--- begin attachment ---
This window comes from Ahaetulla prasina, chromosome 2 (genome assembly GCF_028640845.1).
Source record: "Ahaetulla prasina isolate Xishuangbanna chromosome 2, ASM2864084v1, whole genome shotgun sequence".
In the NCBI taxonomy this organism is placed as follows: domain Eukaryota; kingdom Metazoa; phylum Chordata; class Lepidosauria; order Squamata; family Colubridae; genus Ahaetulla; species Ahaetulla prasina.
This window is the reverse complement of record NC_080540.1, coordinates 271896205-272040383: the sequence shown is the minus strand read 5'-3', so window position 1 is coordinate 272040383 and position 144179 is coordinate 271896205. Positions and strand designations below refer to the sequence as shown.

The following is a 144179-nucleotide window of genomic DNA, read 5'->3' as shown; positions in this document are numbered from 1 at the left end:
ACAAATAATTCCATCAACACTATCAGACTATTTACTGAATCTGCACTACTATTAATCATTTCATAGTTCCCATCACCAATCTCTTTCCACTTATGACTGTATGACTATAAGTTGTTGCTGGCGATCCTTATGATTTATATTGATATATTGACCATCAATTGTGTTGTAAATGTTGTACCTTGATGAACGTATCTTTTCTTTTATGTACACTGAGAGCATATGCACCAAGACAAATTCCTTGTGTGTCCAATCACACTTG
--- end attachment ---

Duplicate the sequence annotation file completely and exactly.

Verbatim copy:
This window comes from Ahaetulla prasina, chromosome 2 (genome assembly GCF_028640845.1).
Source record: "Ahaetulla prasina isolate Xishuangbanna chromosome 2, ASM2864084v1, whole genome shotgun sequence".
In the NCBI taxonomy this organism is placed as follows: domain Eukaryota; kingdom Metazoa; phylum Chordata; class Lepidosauria; order Squamata; family Colubridae; genus Ahaetulla; species Ahaetulla prasina.
This window is the reverse complement of record NC_080540.1, coordinates 271896205-272040383: the sequence shown is the minus strand read 5'-3', so window position 1 is coordinate 272040383 and position 144179 is coordinate 271896205. Positions and strand designations below refer to the sequence as shown.

The following is a 144179-nucleotide window of genomic DNA, read 5'->3' as shown; positions in this document are numbered from 1 at the left end:
ACAAATAATTCCATCAACACTATCAGACTATTTACTGAATCTGCACTACTATTAATCATTTCATAGTTCCCATCACCAATCTCTTTCCACTTATGACTGTATGACTATAAGTTGTTGCTGGCGATCCTTATGATTTATATTGATATATTGACCATCAATTGTGTTGTAAATGTTGTACCTTGATGAACGTATCTTTTCTTTTATGTACACTGAGAGCATATGCACCAAGACAAATTCCTTGTGTGTCCAATCACACTTG